On comparing with the original Russian some English translations of Count Tolstoi's works, published both in this country and in England, I concluded that they were far from being accurate. The majority of them were retranslations from the French, and I found that the respective transitions through which they had passed tended to obliterate many of the beauties of the Russian language and of the peculiar characteristics of Russian life. A satisfactory translation can be made only by one who understands the language and SPIRIT of the Russian people. As Tolstoi's writings contain so many idioms it is not an easy task to render them into intelligible English, and the one who successfully accomplishes this must be a native of Russia, commanding the English and Russian languages with equal fluency.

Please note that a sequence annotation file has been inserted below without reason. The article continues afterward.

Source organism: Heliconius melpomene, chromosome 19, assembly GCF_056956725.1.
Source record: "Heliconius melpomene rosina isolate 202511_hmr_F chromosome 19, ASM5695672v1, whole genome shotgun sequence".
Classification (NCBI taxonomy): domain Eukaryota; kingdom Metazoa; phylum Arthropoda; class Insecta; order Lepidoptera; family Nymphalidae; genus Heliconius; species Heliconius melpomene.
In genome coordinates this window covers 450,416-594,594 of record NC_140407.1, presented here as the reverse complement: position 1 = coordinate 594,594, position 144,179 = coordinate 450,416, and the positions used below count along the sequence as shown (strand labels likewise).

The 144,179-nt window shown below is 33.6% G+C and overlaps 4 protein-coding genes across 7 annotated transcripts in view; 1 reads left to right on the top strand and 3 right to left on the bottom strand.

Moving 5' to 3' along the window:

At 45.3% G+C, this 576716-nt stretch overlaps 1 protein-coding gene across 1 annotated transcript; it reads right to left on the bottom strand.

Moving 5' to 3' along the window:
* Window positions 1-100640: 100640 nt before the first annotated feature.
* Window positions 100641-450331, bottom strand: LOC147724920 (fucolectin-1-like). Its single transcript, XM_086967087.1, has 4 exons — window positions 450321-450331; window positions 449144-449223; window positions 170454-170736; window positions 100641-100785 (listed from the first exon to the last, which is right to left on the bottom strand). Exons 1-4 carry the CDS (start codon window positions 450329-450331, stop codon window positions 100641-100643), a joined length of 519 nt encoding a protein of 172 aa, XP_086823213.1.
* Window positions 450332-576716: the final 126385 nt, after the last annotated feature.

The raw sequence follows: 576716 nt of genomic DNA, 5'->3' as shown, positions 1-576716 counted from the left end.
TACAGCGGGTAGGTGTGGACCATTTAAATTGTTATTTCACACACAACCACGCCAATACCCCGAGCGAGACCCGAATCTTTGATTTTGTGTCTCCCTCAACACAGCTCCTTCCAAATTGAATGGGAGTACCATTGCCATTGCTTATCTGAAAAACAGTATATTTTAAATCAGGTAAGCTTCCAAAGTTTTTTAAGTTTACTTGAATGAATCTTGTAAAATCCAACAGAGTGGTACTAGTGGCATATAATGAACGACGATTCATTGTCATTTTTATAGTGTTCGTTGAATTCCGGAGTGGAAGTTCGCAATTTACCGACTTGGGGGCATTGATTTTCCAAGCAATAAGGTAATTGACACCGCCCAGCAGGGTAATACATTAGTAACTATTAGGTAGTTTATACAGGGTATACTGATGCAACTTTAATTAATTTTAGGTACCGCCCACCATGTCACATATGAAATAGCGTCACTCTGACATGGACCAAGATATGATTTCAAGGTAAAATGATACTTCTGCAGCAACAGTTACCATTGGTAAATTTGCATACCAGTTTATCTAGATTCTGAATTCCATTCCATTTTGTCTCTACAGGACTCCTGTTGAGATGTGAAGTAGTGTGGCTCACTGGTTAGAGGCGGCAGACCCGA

The story of "Ivan the Fool" portrays Tolstoi's communistic ideas, involving the abolition of military forces, middlemen, despotism, and money. Instead of these he would establish on earth a kingdom in which each and every person would become a worker and producer. The author describes the various struggles through which three brothers passed, beset as they were by devils large and small, until they reached the ideal state of existence which he believes to be the only happy one attainable in this world.
On reading this little story one is surprised that the Russian censor passed it, as it is devoted to a narration of ideas quite at variance with the present policy of the government of that country.